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December 15th, 2018

Exclusive Interview, RZA ‘Brick Mansions’

With stylized action featuring thrilling Parkour stunts, “Brick Mansions” puts an entertaining twist on the action genre. In a dystopian Detroit, abandoned brick mansions left from better times now house only the most dangerous criminals. In this dog-eat-dog society, only the strong survive, and the ruthless, urbane and deadly drug kingpin Tremaine (RZA) is at the top of the food chain. For undercover cop Damien Collier (Paul Walker), who is determined to bring Tremaine to justice, every day is a battle against corruption. For Lino (David Belle), every day is a fight to live an honest life. Opening April 25th, the film is directed by Camille Delamarre from a script by Luc Besson who also produces.

In an exclusive interview, the multi-talented RZA talked about the genesis of the project, what appealed to him about his character, how he prepared for the role, his collaboration with Delamarre on his feature directorial debut, working with Belle and the late Walker and what they brought to the film, his bold line of dialogue, what he learned about himself while making the movie, how Walker inspired him, his role in the upcoming martial arts sequel “The Protector 2” with Tony Jaa directed by Prachya Pinkaew, and his new Fox Network TV series, “Gang Related,” that premieres May 22nd.

Here’s what he had to say:

QUESTION: Can you talk about the genesis of this project?

RZA: Well the project first came together when my agent sent the screenplay to me. It was about a year and a half before they went into production. I read it at that time as I was looking for work to do. Tremaine was a very interesting character for me. K2 was a very interesting character. I didn’t know. I was just reading it. Time went on and then it came back around again and it was very feasible that it was going to be made. I said, “Yeah, I like this guy. He has a nice arc.” I wanted to play a bad guy after doing “The Man with the Iron Fists” where I was a good guy. I look at what I do, and I said, “Well, I haven’t been a bad guy yet.” And so, when it finally did come, I met with Luc Besson, the producer, and I guess he liked me. When they got the green light, they called me and said, “We want you to be Tremaine,” and I showed up.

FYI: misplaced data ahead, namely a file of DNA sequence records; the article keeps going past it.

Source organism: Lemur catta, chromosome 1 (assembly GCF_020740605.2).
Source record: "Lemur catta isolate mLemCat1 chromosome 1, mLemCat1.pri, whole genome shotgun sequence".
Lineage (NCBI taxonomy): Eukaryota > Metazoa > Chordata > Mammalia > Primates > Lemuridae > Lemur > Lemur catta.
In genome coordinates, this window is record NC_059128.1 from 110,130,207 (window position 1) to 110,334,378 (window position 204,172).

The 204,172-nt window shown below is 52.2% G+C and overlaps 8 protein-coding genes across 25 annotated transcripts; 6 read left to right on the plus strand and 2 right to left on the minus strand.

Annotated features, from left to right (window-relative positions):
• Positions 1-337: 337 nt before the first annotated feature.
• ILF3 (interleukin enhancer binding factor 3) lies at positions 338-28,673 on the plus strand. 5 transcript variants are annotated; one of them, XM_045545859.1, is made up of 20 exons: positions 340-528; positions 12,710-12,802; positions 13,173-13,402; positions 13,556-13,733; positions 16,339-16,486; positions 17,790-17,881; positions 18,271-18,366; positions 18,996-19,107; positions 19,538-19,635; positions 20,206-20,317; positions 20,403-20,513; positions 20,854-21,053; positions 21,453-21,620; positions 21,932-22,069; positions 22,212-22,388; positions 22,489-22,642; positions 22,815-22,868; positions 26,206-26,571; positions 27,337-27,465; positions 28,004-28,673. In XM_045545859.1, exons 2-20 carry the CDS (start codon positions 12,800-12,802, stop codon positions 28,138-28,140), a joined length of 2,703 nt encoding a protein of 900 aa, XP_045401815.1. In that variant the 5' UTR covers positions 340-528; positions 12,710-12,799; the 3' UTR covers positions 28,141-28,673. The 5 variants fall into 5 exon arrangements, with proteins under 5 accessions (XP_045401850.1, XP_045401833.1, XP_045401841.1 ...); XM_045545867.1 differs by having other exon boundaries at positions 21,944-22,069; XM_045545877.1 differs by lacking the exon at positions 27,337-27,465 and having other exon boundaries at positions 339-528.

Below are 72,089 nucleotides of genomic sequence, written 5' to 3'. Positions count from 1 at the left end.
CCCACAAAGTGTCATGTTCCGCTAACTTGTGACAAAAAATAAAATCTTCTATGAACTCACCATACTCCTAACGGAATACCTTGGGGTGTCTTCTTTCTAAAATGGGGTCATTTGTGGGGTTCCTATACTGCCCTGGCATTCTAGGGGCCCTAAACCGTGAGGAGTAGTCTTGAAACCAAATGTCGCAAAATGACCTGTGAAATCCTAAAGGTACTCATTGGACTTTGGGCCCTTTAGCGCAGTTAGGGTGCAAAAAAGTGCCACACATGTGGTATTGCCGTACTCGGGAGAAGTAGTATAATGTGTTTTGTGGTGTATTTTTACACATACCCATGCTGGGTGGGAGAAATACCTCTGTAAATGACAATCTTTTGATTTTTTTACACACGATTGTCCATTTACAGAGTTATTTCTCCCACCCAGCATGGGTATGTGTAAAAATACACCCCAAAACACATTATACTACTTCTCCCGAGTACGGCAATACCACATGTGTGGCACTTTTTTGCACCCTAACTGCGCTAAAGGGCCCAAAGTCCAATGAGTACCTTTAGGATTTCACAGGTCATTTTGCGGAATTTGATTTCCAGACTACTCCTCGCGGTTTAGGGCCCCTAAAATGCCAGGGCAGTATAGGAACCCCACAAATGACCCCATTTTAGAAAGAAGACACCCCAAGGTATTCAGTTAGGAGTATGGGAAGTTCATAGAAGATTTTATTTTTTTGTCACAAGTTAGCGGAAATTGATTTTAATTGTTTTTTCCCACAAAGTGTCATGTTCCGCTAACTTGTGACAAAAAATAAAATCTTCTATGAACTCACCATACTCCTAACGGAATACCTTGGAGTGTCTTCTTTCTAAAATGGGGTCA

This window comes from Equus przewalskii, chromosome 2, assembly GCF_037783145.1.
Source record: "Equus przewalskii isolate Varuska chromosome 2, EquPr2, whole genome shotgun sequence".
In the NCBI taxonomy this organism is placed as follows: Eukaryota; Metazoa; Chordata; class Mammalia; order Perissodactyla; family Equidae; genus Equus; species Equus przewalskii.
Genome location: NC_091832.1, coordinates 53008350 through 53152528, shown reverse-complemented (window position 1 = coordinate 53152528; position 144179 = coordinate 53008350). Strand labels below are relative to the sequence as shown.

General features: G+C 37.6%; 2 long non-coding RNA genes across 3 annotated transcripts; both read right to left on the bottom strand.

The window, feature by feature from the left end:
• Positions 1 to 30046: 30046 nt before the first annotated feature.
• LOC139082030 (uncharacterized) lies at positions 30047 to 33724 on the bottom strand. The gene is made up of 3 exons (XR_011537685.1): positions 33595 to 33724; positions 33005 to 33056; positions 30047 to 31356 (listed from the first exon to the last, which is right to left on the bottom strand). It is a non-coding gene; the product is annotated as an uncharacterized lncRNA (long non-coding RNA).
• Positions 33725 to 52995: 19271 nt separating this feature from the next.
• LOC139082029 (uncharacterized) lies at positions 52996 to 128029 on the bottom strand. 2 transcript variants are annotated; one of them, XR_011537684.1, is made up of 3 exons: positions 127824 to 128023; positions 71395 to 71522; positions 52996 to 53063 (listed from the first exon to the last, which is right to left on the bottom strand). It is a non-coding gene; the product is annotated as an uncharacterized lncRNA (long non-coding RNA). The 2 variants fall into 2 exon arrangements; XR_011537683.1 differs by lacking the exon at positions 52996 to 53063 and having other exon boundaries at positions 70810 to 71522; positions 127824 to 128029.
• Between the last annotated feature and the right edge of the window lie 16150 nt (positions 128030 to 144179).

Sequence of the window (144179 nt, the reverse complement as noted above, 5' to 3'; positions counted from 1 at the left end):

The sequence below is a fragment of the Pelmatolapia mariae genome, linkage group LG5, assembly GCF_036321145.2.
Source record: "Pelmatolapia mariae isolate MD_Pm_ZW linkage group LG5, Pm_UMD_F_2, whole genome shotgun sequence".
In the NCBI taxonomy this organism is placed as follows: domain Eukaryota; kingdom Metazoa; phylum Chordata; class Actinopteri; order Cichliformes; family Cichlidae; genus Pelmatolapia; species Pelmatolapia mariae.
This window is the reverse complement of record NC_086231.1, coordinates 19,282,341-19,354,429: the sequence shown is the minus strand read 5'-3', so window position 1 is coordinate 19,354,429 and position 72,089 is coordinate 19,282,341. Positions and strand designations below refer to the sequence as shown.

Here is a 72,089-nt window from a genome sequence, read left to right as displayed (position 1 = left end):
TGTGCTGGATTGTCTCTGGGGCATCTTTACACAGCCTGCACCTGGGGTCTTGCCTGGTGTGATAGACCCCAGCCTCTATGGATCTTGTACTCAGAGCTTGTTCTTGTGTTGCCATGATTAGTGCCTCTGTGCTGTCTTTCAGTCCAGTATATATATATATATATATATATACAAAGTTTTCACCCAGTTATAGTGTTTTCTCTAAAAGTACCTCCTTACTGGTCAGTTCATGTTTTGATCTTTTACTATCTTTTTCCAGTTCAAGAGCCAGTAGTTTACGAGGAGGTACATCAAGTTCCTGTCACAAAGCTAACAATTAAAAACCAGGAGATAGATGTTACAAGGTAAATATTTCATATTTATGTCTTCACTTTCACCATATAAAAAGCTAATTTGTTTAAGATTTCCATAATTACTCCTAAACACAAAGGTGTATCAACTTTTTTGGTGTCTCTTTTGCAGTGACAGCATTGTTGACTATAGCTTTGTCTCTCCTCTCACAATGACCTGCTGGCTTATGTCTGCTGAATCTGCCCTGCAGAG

Q: Was there anything special you did to prepare for the role of Tremaine?

The funny thing is that when I prepared for Tremaine, I developed some of that character in “The Protector 2,” Tony Jaa’s film, just a little bit. Some of the development of LC (his character in “The Protector 2”) was needed towards Tremaine. You’ll notice in the Tony Jaa movie that I have the dark eyebrows. I first tried that in “Californication.” I liked that. It looked black. It looked a little weird but it looked a little sinister. So then, on the Tony Jaa [movie], I did it even more. When he went crazy at the end, I looked pretty crazy. Didn’t I? It really made this guy look kind of savage. (Laughs)

For Tremaine, I didn’t do as much of that, but I felt the right balance of make-up and haircut and everything, because that’s how I think. I look in the mirror and I’m like, “Y’all, this is kind of roundish and we have some points here, but all this is here.” But for Tremaine, it was square and it was all like this, because that’s how the French guy would wear his hair. Those African brothers are different than us American African brothers. They’re actually sometimes a few years behind us. I just look at those types of things and try to develop my characters like that. That came about from the writers and the producer both thinking I’ll be the man for the job.